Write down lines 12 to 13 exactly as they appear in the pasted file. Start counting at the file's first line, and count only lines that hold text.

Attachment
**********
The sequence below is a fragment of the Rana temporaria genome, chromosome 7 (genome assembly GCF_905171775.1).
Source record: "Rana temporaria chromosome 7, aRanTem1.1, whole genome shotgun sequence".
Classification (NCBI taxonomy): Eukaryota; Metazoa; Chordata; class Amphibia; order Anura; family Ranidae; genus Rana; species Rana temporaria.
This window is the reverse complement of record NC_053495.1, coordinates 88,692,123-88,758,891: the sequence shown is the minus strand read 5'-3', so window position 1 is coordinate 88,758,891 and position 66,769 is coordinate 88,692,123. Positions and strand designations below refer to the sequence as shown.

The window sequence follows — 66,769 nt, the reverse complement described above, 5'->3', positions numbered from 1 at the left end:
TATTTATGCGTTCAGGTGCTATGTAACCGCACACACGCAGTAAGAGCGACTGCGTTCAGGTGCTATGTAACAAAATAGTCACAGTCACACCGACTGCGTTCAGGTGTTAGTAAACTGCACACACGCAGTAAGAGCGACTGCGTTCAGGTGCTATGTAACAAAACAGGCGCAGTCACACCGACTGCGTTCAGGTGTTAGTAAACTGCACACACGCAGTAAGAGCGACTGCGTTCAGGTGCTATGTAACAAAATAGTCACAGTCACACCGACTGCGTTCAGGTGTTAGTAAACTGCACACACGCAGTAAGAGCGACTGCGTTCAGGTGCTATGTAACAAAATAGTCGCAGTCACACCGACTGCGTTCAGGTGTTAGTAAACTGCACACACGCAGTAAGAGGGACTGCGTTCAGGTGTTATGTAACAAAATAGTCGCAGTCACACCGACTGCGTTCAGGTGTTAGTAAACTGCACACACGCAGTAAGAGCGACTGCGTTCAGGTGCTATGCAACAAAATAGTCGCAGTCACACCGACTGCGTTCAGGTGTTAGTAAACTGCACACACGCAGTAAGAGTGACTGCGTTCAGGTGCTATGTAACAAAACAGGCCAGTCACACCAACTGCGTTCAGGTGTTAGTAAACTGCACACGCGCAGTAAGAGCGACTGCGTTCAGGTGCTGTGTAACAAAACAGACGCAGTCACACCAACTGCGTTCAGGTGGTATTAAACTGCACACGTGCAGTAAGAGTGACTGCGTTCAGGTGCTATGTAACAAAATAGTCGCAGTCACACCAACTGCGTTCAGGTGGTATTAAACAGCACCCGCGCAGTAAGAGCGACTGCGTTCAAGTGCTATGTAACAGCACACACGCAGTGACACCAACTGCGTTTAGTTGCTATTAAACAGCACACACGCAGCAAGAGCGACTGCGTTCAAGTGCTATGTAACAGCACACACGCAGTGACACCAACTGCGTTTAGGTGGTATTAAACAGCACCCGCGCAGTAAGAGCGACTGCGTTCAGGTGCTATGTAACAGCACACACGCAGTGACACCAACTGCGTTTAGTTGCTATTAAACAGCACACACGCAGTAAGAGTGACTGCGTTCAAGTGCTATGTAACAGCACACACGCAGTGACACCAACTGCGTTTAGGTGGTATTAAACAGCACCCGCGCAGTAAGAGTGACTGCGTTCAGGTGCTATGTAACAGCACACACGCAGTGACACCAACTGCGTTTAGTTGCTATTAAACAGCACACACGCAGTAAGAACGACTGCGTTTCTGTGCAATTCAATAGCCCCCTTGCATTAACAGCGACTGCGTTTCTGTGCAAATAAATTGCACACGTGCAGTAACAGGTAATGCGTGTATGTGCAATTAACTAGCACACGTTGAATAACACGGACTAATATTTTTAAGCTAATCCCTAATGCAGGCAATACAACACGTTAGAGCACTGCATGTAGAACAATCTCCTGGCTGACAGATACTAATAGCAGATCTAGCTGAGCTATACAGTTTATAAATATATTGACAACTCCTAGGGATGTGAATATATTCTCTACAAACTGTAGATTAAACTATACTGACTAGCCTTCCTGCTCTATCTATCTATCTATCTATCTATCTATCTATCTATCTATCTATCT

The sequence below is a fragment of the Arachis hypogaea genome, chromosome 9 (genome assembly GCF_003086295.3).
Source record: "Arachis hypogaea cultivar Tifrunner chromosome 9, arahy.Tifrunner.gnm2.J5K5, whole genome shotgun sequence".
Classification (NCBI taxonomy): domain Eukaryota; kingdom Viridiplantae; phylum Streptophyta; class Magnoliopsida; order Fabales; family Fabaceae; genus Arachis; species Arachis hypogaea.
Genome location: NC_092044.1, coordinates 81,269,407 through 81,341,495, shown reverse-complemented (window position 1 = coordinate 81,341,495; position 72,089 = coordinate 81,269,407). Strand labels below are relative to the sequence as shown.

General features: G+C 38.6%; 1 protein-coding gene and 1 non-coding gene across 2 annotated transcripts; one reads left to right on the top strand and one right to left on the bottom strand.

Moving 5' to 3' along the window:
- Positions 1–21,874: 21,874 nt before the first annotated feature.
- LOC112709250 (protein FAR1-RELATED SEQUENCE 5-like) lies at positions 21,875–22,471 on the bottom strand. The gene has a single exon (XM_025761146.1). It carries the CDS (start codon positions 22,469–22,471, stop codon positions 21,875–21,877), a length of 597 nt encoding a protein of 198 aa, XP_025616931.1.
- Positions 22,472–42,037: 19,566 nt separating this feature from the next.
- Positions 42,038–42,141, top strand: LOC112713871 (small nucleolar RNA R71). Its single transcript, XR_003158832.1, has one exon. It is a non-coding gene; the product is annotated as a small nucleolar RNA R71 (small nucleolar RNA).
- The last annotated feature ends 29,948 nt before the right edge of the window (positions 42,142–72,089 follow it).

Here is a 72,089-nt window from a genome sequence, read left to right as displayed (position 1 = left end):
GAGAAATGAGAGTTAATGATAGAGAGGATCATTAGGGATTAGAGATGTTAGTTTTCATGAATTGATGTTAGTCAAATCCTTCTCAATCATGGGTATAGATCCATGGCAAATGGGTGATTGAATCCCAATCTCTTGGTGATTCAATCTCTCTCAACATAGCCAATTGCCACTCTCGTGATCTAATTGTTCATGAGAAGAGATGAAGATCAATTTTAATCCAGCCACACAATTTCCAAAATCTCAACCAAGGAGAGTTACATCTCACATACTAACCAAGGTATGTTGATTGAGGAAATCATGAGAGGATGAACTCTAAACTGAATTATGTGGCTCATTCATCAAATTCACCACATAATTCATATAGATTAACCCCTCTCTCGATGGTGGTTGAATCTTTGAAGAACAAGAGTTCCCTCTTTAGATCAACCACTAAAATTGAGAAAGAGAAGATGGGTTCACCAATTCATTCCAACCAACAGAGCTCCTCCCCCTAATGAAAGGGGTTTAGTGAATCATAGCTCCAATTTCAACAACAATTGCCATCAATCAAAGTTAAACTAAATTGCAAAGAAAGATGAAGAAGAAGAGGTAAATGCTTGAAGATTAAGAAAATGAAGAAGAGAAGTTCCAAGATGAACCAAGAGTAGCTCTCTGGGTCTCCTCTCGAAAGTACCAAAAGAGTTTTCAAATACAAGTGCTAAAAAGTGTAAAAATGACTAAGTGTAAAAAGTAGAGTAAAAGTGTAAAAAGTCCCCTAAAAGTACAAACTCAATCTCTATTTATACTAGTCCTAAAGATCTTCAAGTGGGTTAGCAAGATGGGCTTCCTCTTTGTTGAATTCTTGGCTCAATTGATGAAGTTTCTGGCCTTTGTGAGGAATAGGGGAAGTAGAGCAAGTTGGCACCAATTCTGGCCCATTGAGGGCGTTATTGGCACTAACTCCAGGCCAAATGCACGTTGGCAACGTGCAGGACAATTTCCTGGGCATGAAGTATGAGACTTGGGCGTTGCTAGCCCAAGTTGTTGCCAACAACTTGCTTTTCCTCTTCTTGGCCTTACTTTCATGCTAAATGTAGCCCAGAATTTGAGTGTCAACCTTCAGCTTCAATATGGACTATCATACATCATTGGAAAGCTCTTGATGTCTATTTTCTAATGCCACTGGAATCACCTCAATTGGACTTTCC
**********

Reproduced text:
Moving 5' to 3' along the window:
- Positions 1–21,874: 21,874 nt before the first annotated feature.